Sun, Jan 09, 2011 - Page 5 News List

EU foreign policy chief rebuffs invite to Iran nuclear sites


The EU’s foreign policy chief thanked Iran for inviting other countries to visit its nuclear facilities, but said that should be done by the UN’s International Atomic Energy Agency (IAEA).

The comments by the Baroness Catherine Ashton of Upholland on Friday appeared to indicate the EU would reject Iran’s offer.

“The inspection of nuclear sites is the job for the IAEA,” she said at a news conference. “We will be welcoming the fact that Iran is interested in having those visit at the sites, but the role and responsibility for doing that rests with the IAEA.”

Iran has denied claims by other nations that its nuclear program is aimed at producing weapons. However, its refusal to cooperate with an IAEA probe into suspicions that it experimented with components of a nuclear weapons program has heightened international concerns.

Meir Dagan, Israel’s outgoing spy chief, was quoted by an Israeli newspaper on Friday as saying that Iran’s nuclear program has been delayed and predicting that the country would not have a nuclear weapon before 2015.

Iran recently invited Hungary, which currently holds the rotating EU presidency, and several other countries, including Russia, China and Cuba, but not the US, to tour its nuclear sites, suggesting Jan. 15 and Jan. 16 for the trip.

Ashton, visiting Budapest with the rest of the EU’s executive commission, said Iran was one of the subjects she discussed with Hungarian Foreign Minister Janos Martonyi, particularly the talks Iran is tentatively scheduled to hold on Jan. 20 and Jan. 21 in Turkey with the US, Britain, France, China, Russia and Germany.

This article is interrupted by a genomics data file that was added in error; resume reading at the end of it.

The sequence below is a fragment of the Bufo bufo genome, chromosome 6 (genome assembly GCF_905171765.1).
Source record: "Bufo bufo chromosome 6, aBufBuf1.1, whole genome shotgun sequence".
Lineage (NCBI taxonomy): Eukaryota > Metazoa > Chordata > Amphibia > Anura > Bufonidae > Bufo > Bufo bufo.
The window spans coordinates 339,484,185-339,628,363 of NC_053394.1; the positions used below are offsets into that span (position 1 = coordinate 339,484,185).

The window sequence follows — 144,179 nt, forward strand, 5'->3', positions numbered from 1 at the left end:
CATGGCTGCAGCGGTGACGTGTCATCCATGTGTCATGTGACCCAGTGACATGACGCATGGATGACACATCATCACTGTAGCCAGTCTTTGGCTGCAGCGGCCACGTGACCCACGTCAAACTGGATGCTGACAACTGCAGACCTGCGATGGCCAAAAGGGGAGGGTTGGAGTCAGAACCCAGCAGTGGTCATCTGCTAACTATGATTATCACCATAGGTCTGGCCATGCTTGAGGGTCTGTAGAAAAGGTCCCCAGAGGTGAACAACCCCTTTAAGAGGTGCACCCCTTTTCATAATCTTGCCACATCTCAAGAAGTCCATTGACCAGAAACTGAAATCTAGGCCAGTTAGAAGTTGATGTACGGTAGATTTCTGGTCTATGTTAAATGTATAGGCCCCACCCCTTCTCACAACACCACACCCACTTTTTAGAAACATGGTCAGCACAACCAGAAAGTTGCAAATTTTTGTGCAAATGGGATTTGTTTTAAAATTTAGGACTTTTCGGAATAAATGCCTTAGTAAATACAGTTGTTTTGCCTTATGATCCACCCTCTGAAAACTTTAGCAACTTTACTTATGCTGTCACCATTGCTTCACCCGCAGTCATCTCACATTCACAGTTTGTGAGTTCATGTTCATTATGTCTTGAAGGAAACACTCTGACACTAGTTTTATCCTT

Ali Akbar Salehi, the head of Iran’s nuclear department, said on Friday the invitation was aimed at greater transparency.

“On the eve of talks ... and as a gesture of goodwill, we have announced time and again that representatives of certain international communities and a number of countries can inspect Iran’s nuclear installations,” Salehi told the official IRNA news agency in Tehran.

Talks last month in Geneva between Iran and these countries ended with agreement on little else but to meet again.

The Istanbul meeting aims to explore whether there is common ground for more substantive talks on Iran’s nuclear program, which is seen by the US and its allies as a cover for secret plans to make nuclear arms. Iran says its uranium enrichment and other programs are meant for peaceful purposes only, to generate fuel for a future network of nuclear reactors.

Speaking to reporters in Washington, US Department of State spokesman P.J. Crowley said they look forward to the next round of talks in Istanbul.

“We and our partners are committed to pragmatic efforts to resolve the international community’s concerns about Iran’s nuclear program, but we are equally committed to holding Iran accountable to its international obligations and will continue to focus on this until Iran demonstrates through tangible steps that it is prepared to resolve international concerns,” Crowley said.

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